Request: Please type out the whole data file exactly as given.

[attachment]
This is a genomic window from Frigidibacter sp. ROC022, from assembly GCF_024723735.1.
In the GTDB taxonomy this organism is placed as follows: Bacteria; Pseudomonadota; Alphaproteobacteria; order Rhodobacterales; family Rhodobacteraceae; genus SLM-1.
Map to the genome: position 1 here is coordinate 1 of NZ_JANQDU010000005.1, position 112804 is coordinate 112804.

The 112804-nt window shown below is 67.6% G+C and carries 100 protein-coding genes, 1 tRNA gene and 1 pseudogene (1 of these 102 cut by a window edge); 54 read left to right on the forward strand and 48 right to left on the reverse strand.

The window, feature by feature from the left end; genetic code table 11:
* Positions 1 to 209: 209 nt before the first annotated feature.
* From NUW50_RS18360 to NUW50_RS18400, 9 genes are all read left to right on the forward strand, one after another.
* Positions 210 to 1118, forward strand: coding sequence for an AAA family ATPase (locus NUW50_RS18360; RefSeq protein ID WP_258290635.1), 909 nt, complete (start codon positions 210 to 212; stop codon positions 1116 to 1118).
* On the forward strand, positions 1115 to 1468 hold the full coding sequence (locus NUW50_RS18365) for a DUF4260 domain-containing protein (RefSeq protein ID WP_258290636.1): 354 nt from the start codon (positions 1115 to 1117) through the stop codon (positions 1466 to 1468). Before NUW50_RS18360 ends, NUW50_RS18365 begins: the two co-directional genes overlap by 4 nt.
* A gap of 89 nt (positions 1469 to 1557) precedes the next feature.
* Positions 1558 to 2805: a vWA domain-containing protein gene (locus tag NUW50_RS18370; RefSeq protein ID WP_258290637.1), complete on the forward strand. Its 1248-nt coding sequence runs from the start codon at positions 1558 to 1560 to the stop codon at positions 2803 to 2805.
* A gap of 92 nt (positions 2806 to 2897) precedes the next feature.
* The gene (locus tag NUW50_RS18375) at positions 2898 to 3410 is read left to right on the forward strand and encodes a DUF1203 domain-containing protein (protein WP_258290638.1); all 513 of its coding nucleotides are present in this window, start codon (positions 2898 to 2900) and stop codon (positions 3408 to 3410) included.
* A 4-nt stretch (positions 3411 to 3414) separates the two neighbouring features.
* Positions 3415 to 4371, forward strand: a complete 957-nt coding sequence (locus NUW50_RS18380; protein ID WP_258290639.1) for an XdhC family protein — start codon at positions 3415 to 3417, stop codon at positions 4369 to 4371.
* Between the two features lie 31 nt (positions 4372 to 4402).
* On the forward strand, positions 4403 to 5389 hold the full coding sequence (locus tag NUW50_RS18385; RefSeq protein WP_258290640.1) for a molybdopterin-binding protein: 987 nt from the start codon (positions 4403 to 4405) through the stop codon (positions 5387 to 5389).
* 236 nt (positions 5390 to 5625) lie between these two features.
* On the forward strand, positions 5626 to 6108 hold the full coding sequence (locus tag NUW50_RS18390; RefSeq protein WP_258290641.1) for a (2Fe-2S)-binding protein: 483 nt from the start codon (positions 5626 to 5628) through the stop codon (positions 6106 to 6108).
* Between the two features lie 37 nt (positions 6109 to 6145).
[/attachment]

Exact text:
This is a genomic window from Frigidibacter sp. ROC022, from assembly GCF_024723735.1.
In the GTDB taxonomy this organism is placed as follows: Bacteria; Pseudomonadota; Alphaproteobacteria; order Rhodobacterales; family Rhodobacteraceae; genus SLM-1.
Map to the genome: position 1 here is coordinate 1 of NZ_JANQDU010000005.1, position 112804 is coordinate 112804.

The 112804-nt window shown below is 67.6% G+C and carries 100 protein-coding genes, 1 tRNA gene and 1 pseudogene (1 of these 102 cut by a window edge); 54 read left to right on the forward strand and 48 right to left on the reverse strand.

The window, feature by feature from the left end; genetic code table 11:
* Positions 1 to 209: 209 nt before the first annotated feature.
* From NUW50_RS18360 to NUW50_RS18400, 9 genes are all read left to right on the forward strand, one after another.
* Positions 210 to 1118, forward strand: coding sequence for an AAA family ATPase (locus NUW50_RS18360; RefSeq protein ID WP_258290635.1), 909 nt, complete (start codon positions 210 to 212; stop codon positions 1116 to 1118).
* On the forward strand, positions 1115 to 1468 hold the full coding sequence (locus NUW50_RS18365) for a DUF4260 domain-containing protein (RefSeq protein ID WP_258290636.1): 354 nt from the start codon (positions 1115 to 1117) through the stop codon (positions 1466 to 1468). Before NUW50_RS18360 ends, NUW50_RS18365 begins: the two co-directional genes overlap by 4 nt.
* A gap of 89 nt (positions 1469 to 1557) precedes the next feature.
* Positions 1558 to 2805: a vWA domain-containing protein gene (locus tag NUW50_RS18370; RefSeq protein ID WP_258290637.1), complete on the forward strand. Its 1248-nt coding sequence runs from the start codon at positions 1558 to 1560 to the stop codon at positions 2803 to 2805.
* A gap of 92 nt (positions 2806 to 2897) precedes the next feature.
* The gene (locus tag NUW50_RS18375) at positions 2898 to 3410 is read left to right on the forward strand and encodes a DUF1203 domain-containing protein (protein WP_258290638.1); all 513 of its coding nucleotides are present in this window, start codon (positions 2898 to 2900) and stop codon (positions 3408 to 3410) included.
* A 4-nt stretch (positions 3411 to 3414) separates the two neighbouring features.
* Positions 3415 to 4371, forward strand: a complete 957-nt coding sequence (locus NUW50_RS18380; protein ID WP_258290639.1) for an XdhC family protein — start codon at positions 3415 to 3417, stop codon at positions 4369 to 4371.
* Between the two features lie 31 nt (positions 4372 to 4402).
* On the forward strand, positions 4403 to 5389 hold the full coding sequence (locus tag NUW50_RS18385; RefSeq protein WP_258290640.1) for a molybdopterin-binding protein: 987 nt from the start codon (positions 4403 to 4405) through the stop codon (positions 5387 to 5389).
* 236 nt (positions 5390 to 5625) lie between these two features.
* On the forward strand, positions 5626 to 6108 hold the full coding sequence (locus tag NUW50_RS18390; RefSeq protein WP_258290641.1) for a (2Fe-2S)-binding protein: 483 nt from the start codon (positions 5626 to 5628) through the stop codon (positions 6106 to 6108).
* Between the two features lie 37 nt (positions 6109 to 6145).